Once upon a time, there were logos that were overlapping, cartoonish, and even illustrations. There was no separation between elements. And, if it wasn’t for the use of color, there would be no defined shapes. That time has passed as we continue to see the wave of familiar brands redesigning to fit more minimalistic styles.
Over the past year, we have seen many brands lose their script and serif font styled logos, to more modern, sleek, sans-serif styles. Opting to create shapes that are more outlines than an object, enabling them to be monochromatic at the drop of a dime.
In the last few weeks, we saw some very recognizable brands change their style and brand message. Optimizing the look and feel of their logos and typography for many mediums, while keeping some defining brand elements.
DuPont, the well-known Teflon company, has decided to rebrand for the first time since 1909. After a merger with Dow in 2017, the brand has decided to rebrand as a more welcoming company.
While keeping its familiar shape, DuPont has decided to use rounded end elements instead of a border for its logo. They also changed to a heavier but similar font for their wordmark. This increases visibility on smaller mediums.
This new, sleek logo is the beginning of a fresher brand for DuPont. And after more than 100 years, it is about time.
MailChimp, one of the staples of business email marketing, has also decided to do a rebrand. Like DuPont, MailChimp has taken its signature mascot and created a bolder, more playful identity.
The brand’s chimp mascot, Freddie, has been simplified from an illustration to outlines. This ensures that the icon can stand out on any background, and can be changed to any of the brand colors effortlessly.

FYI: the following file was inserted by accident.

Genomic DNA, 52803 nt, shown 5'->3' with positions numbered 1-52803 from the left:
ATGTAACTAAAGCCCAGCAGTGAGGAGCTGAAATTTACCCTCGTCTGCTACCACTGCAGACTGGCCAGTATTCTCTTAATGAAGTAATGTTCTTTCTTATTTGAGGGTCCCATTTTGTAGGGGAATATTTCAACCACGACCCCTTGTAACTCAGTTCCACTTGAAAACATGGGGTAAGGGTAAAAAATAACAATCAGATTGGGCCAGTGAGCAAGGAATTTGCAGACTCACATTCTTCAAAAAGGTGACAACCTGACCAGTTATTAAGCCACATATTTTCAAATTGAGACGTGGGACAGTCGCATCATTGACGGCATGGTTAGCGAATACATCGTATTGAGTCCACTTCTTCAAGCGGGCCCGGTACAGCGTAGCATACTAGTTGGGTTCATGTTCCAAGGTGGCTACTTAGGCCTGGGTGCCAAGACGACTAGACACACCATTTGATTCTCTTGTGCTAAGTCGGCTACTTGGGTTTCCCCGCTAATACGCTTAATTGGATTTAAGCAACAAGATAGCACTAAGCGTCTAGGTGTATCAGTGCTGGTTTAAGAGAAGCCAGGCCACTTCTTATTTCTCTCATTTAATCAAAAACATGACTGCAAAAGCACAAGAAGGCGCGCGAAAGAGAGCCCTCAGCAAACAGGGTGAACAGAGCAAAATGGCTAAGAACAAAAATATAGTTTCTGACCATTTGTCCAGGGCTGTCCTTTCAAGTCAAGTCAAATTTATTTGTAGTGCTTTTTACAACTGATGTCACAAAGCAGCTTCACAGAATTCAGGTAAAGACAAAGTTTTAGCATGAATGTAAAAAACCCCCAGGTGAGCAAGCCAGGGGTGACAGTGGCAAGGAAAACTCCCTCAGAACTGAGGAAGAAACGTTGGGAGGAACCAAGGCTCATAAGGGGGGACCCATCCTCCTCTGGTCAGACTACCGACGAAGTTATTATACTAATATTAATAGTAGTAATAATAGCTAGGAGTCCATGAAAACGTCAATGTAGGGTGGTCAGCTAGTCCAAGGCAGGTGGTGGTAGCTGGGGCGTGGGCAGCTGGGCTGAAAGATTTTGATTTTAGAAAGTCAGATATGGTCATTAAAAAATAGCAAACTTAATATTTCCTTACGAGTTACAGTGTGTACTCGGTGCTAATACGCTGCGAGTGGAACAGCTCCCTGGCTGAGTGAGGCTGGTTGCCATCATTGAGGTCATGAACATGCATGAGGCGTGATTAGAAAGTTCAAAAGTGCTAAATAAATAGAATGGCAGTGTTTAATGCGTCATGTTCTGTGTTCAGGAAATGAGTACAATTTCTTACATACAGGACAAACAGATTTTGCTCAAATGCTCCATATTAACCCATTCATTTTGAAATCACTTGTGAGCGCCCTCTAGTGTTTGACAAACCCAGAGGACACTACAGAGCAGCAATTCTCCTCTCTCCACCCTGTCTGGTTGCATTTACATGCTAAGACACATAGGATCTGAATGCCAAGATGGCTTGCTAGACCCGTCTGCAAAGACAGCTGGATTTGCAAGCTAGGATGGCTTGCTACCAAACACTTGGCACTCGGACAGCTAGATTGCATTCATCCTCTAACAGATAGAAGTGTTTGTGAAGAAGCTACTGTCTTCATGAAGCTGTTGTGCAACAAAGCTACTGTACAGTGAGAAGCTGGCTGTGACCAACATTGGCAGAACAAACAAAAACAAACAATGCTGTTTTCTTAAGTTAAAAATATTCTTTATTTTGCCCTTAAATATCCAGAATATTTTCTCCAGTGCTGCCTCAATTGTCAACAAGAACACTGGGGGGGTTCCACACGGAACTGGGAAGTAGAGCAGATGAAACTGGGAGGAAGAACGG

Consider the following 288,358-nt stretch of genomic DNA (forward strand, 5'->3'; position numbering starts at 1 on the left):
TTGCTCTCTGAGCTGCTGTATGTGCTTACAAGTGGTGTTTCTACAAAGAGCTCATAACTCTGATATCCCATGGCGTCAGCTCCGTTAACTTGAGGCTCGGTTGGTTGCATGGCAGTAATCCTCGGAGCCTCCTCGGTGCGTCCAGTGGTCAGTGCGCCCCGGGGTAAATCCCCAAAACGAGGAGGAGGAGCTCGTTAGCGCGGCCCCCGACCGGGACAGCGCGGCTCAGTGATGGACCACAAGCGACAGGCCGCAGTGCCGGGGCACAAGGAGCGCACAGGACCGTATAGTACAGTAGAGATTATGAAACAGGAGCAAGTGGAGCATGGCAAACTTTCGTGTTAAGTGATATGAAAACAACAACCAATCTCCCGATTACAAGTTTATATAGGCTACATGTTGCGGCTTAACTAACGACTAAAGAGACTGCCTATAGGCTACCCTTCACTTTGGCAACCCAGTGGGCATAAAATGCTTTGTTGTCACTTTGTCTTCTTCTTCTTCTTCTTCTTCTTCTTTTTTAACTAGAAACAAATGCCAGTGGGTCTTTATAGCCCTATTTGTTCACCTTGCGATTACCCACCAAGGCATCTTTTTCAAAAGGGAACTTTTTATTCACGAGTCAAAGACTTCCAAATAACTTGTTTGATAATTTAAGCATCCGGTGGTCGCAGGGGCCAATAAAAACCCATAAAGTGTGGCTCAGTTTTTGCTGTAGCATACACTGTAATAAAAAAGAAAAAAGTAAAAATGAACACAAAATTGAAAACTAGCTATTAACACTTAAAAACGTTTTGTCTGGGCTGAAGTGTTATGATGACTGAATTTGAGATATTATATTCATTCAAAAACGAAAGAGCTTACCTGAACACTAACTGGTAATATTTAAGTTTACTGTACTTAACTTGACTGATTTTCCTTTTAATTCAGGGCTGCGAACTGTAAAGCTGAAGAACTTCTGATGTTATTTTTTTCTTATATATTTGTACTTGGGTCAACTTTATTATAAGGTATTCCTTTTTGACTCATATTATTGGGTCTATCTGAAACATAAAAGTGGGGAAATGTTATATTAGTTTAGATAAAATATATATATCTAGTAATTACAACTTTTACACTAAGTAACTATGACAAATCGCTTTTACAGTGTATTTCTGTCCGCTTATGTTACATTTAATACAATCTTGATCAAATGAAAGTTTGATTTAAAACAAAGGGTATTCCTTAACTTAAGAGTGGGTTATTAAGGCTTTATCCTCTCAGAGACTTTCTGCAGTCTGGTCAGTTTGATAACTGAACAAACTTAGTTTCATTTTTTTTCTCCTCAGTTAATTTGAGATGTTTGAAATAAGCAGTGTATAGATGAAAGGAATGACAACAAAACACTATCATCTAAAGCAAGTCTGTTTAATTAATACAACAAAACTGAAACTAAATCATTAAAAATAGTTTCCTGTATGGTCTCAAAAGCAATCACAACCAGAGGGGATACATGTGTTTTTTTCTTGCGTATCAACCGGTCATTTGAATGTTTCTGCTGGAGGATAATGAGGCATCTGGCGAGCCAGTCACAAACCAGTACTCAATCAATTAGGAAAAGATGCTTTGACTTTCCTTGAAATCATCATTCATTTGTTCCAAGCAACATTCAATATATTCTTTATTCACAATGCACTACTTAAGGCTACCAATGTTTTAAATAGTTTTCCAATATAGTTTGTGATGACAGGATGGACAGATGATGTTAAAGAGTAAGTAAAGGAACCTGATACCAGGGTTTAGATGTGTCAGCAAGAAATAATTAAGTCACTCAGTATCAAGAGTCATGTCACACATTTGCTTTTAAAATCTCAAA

The new font for the wordmark is a more playful, bold san-serif font. A drastic difference from their signature script used for the company since 2001.
The new logo is part of a complete brand redesign. Mailchimp’s new brand rollout features imperfect line illustrations that are quirky and entertaining.
A complimentary serif typeface has been added to give the brand a more retro feel.
The rebranding of Uber is now becoming less of a surprise as they rebrand yet again in less than a 3-year time frame. After some controversy and market globalization, Uber has decided that a new brand was necessary.
Uber changed its logo to a simple wordmark. Unlike previous versions of the Uber branding, the logo is in title case; having only the initial letter capitalized.
The most notable shift in Uber’s rebranding is its new typography. Wolff Olins, the global brand consultancy responsible for Uber’s latest rebrand, developed a new typeface called “Uber Move” to complement the new logo.
No icon, no problem. Uber has decided to get rid of its icon altogether, using the new brand wordmark for the everything, including the app icon.
We must say that is it a good time for logo design. Styles are now more timeless than trendy. Fonts are optimized for both screen and print. And, no matter the reason, your logo can be turned to flat black or white without losing any detail.
It is important to note that all these companies have completely new brand identity systems as well. Brands come in complete packages, and you cannot change one element at a time.
How does your logo and brand system match up to the new standard? Is it timeless and modern, sleek and bold? Does it stand out on a screen and on a flyer? Can it be read at very big and very small sizes?
While we do get attached to our brand identities, these companies are proof sometimes a refresh is exactly what is needed to build a new emotional connection with our target audience. We offer full brand redesigns for companies that are looking for a fresh face. It’s not too late. Let’s start redesigning your brand today.